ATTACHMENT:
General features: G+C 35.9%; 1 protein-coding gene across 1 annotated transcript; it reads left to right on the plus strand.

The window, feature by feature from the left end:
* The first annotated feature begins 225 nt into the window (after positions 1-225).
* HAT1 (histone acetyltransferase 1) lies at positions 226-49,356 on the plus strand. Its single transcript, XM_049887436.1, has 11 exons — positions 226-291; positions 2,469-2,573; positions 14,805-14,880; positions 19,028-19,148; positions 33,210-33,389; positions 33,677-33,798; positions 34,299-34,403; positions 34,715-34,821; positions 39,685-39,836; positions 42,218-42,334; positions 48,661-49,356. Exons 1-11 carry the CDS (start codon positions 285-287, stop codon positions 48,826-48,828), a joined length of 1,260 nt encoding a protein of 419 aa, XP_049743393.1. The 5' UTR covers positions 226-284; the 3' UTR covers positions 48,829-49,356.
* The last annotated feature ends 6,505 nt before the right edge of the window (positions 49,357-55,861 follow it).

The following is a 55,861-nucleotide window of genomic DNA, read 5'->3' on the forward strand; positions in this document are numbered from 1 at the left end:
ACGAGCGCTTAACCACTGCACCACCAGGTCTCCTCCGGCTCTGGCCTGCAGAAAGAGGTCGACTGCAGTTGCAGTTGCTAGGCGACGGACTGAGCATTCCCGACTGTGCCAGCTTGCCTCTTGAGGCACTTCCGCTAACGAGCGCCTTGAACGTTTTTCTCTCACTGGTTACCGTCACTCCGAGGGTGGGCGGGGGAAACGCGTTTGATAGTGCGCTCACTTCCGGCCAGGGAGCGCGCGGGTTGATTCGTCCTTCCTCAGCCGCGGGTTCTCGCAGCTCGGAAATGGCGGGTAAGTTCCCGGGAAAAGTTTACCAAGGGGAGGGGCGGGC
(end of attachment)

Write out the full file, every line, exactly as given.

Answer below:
General features: G+C 35.9%; 1 protein-coding gene across 1 annotated transcript; it reads left to right on the plus strand.

The window, feature by feature from the left end:
* The first annotated feature begins 225 nt into the window (after positions 1-225).
* HAT1 (histone acetyltransferase 1) lies at positions 226-49,356 on the plus strand. Its single transcript, XM_049887436.1, has 11 exons — positions 226-291; positions 2,469-2,573; positions 14,805-14,880; positions 19,028-19,148; positions 33,210-33,389; positions 33,677-33,798; positions 34,299-34,403; positions 34,715-34,821; positions 39,685-39,836; positions 42,218-42,334; positions 48,661-49,356. Exons 1-11 carry the CDS (start codon positions 285-287, stop codon positions 48,826-48,828), a joined length of 1,260 nt encoding a protein of 419 aa, XP_049743393.1. The 5' UTR covers positions 226-284; the 3' UTR covers positions 48,829-49,356.
* The last annotated feature ends 6,505 nt before the right edge of the window (positions 49,357-55,861 follow it).

The following is a 55,861-nucleotide window of genomic DNA, read 5'->3' on the forward strand; positions in this document are numbered from 1 at the left end:
ACGAGCGCTTAACCACTGCACCACCAGGTCTCCTCCGGCTCTGGCCTGCAGAAAGAGGTCGACTGCAGTTGCAGTTGCTAGGCGACGGACTGAGCATTCCCGACTGTGCCAGCTTGCCTCTTGAGGCACTTCCGCTAACGAGCGCCTTGAACGTTTTTCTCTCACTGGTTACCGTCACTCCGAGGGTGGGCGGGGGAAACGCGTTTGATAGTGCGCTCACTTCCGGCCAGGGAGCGCGCGGGTTGATTCGTCCTTCCTCAGCCGCGGGTTCTCGCAGCTCGGAAATGGCGGGTAAGTTCCCGGGAAAAGTTTACCAAGGGGAGGGGCGGGC